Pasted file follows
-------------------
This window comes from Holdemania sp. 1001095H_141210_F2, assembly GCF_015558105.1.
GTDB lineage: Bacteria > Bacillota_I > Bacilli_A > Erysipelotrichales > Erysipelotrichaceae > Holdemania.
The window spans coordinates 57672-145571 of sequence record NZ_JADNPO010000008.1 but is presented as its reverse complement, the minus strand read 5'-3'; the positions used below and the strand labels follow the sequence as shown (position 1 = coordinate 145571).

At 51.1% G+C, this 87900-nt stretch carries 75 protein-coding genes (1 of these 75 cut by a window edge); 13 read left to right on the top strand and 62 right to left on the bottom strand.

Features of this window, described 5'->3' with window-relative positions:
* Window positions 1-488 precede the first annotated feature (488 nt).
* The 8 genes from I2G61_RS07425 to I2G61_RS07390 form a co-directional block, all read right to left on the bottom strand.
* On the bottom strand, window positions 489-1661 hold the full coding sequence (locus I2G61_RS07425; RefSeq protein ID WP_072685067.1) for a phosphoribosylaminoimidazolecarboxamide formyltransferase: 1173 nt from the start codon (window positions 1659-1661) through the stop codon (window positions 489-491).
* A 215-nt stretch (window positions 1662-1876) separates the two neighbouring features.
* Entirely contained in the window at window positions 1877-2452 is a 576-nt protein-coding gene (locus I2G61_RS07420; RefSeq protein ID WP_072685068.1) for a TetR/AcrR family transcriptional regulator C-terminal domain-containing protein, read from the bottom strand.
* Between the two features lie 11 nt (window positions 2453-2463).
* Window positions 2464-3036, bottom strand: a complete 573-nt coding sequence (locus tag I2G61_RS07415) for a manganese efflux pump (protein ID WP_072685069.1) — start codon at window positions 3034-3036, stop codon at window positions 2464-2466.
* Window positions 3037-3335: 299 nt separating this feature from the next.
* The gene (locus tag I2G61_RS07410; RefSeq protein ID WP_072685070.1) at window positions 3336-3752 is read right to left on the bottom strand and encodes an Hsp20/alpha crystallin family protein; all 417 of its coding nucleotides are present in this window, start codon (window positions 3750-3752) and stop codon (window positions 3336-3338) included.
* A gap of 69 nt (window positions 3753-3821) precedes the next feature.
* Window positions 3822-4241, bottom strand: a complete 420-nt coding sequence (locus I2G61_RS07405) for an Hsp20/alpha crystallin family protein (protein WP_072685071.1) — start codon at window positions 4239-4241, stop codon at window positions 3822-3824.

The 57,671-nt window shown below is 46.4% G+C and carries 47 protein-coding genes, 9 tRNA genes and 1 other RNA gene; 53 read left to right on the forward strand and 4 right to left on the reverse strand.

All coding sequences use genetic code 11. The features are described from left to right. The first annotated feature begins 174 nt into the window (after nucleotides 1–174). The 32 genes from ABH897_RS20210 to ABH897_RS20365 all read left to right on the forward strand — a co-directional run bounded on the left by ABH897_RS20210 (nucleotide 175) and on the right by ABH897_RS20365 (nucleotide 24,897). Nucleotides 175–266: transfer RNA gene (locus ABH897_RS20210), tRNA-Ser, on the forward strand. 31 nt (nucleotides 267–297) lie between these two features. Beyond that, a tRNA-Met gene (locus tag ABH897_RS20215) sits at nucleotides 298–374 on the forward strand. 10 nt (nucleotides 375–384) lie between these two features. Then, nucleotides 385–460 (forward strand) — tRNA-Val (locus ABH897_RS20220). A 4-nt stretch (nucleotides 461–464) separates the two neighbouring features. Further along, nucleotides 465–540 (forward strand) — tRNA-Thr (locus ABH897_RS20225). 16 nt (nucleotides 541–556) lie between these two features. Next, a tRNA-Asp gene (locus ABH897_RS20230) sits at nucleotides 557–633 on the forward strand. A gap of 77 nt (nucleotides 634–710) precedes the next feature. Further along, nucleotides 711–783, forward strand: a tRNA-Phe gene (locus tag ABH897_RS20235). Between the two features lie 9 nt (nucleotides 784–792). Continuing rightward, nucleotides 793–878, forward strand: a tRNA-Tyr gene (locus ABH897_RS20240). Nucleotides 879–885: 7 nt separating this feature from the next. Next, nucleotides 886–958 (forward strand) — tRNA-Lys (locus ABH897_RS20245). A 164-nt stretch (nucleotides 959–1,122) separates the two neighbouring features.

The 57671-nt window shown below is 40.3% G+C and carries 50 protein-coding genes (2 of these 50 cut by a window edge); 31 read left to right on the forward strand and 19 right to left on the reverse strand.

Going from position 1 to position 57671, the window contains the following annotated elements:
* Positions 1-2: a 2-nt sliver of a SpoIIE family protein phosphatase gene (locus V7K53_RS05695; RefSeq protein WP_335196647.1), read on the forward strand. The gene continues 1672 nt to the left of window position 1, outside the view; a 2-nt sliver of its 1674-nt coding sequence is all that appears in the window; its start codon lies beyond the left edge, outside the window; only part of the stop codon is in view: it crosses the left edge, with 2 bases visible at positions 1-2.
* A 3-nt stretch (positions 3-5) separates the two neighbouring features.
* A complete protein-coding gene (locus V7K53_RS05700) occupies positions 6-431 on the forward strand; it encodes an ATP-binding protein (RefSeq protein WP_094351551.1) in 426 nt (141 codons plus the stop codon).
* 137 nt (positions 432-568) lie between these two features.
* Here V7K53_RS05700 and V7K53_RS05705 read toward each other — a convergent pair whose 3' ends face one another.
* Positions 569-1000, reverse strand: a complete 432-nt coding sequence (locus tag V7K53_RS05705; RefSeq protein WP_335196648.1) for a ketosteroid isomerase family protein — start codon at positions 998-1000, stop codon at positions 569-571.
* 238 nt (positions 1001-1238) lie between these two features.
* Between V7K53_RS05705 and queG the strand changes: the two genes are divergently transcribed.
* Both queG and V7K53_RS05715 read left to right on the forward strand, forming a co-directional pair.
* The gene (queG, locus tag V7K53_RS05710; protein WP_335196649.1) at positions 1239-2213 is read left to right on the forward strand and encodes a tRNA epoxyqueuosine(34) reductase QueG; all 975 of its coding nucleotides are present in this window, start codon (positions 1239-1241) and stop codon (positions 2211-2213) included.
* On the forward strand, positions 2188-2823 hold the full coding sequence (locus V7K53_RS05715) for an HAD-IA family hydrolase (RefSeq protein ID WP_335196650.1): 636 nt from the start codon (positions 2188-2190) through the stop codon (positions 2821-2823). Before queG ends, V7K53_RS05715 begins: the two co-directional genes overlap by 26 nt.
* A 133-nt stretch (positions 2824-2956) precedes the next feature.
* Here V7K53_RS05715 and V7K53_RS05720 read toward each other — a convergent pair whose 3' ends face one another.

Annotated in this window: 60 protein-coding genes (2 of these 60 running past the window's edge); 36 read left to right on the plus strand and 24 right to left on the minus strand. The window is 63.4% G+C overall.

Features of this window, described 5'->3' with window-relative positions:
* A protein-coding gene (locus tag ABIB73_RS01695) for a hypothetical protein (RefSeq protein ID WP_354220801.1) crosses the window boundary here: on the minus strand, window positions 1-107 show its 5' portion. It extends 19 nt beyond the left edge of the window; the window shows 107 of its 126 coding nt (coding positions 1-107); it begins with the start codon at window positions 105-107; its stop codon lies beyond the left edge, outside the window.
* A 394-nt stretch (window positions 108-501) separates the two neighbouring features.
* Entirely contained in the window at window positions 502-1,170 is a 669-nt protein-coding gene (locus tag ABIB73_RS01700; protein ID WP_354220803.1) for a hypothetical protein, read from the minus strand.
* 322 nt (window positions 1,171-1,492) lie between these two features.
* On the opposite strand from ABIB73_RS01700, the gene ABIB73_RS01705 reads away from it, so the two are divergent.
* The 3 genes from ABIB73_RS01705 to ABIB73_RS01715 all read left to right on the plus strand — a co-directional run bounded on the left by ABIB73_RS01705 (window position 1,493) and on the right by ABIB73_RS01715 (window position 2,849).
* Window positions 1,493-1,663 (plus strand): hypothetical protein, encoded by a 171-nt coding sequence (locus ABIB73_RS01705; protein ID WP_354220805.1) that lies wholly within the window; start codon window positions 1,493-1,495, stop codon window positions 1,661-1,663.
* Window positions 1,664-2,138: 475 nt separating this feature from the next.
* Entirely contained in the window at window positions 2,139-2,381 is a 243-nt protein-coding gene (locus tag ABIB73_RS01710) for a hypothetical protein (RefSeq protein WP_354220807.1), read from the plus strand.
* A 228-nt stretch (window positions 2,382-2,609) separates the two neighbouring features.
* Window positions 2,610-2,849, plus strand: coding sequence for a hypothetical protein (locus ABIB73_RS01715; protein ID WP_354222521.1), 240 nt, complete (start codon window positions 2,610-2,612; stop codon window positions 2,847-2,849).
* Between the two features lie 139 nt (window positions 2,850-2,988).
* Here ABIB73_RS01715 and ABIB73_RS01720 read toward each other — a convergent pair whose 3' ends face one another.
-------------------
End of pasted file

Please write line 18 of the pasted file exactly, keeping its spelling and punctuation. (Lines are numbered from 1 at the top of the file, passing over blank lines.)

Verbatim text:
All coding sequences use genetic code 11. The features are described from left to right. The first annotated feature begins 174 nt into the window (after nucleotides 1–174). The 32 genes from ABH897_RS20210 to ABH897_RS20365 all read left to right on the forward strand — a co-directional run bounded on the left by ABH897_RS20210 (nucleotide 175) and on the right by ABH897_RS20365 (nucleotide 24,897). Nucleotides 175–266: transfer RNA gene (locus ABH897_RS20210), tRNA-Ser, on the forward strand. 31 nt (nucleotides 267–297) lie between these two features. Beyond that, a tRNA-Met gene (locus tag ABH897_RS20215) sits at nucleotides 298–374 on the forward strand. 10 nt (nucleotides 375–384) lie between these two features. Then, nucleotides 385–460 (forward strand) — tRNA-Val (locus ABH897_RS20220). A 4-nt stretch (nucleotides 461–464) separates the two neighbouring features. Further along, nucleotides 465–540 (forward strand) — tRNA-Thr (locus ABH897_RS20225). 16 nt (nucleotides 541–556) lie between these two features. Next, a tRNA-Asp gene (locus ABH897_RS20230) sits at nucleotides 557–633 on the forward strand. A gap of 77 nt (nucleotides 634–710) precedes the next feature. Further along, nucleotides 711–783, forward strand: a tRNA-Phe gene (locus tag ABH897_RS20235). Between the two features lie 9 nt (nucleotides 784–792). Continuing rightward, nucleotides 793–878, forward strand: a tRNA-Tyr gene (locus ABH897_RS20240). Nucleotides 879–885: 7 nt separating this feature from the next. Next, nucleotides 886–958 (forward strand) — tRNA-Lys (locus ABH897_RS20245). A 164-nt stretch (nucleotides 959–1,122) separates the two neighbouring features.